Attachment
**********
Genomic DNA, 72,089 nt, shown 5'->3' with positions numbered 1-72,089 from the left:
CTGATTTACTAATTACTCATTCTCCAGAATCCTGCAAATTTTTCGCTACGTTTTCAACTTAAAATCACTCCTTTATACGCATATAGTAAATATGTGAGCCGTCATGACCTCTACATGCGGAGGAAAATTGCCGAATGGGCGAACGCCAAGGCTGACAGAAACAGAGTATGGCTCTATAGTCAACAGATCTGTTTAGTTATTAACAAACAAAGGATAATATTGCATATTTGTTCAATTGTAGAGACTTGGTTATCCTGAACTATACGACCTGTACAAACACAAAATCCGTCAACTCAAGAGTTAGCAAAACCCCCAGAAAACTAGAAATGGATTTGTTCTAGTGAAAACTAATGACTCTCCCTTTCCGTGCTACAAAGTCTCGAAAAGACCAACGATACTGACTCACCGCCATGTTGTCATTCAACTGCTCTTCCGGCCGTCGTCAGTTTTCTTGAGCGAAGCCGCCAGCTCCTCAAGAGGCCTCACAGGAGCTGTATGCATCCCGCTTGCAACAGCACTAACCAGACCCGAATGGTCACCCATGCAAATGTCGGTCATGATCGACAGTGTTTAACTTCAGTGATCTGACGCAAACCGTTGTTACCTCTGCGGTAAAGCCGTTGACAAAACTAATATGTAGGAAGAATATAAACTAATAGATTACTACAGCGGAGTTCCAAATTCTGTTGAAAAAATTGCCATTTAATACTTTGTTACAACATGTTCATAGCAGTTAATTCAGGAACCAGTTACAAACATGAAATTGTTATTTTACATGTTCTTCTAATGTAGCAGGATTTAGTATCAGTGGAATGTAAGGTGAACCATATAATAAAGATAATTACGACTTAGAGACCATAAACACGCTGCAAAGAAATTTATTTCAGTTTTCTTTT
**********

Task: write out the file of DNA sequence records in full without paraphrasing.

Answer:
Genomic DNA, 72,089 nt, shown 5'->3' with positions numbered 1-72,089 from the left:
CTGATTTACTAATTACTCATTCTCCAGAATCCTGCAAATTTTTCGCTACGTTTTCAACTTAAAATCACTCCTTTATACGCATATAGTAAATATGTGAGCCGTCATGACCTCTACATGCGGAGGAAAATTGCCGAATGGGCGAACGCCAAGGCTGACAGAAACAGAGTATGGCTCTATAGTCAACAGATCTGTTTAGTTATTAACAAACAAAGGATAATATTGCATATTTGTTCAATTGTAGAGACTTGGTTATCCTGAACTATACGACCTGTACAAACACAAAATCCGTCAACTCAAGAGTTAGCAAAACCCCCAGAAAACTAGAAATGGATTTGTTCTAGTGAAAACTAATGACTCTCCCTTTCCGTGCTACAAAGTCTCGAAAAGACCAACGATACTGACTCACCGCCATGTTGTCATTCAACTGCTCTTCCGGCCGTCGTCAGTTTTCTTGAGCGAAGCCGCCAGCTCCTCAAGAGGCCTCACAGGAGCTGTATGCATCCCGCTTGCAACAGCACTAACCAGACCCGAATGGTCACCCATGCAAATGTCGGTCATGATCGACAGTGTTTAACTTCAGTGATCTGACGCAAACCGTTGTTACCTCTGCGGTAAAGCCGTTGACAAAACTAATATGTAGGAAGAATATAAACTAATAGATTACTACAGCGGAGTTCCAAATTCTGTTGAAAAAATTGCCATTTAATACTTTGTTACAACATGTTCATAGCAGTTAATTCAGGAACCAGTTACAAACATGAAATTGTTATTTTACATGTTCTTCTAATGTAGCAGGATTTAGTATCAGTGGAATGTAAGGTGAACCATATAATAAAGATAATTACGACTTAGAGACCATAAACACGCTGCAAAGAAATTTATTTCAGTTTTCTTTT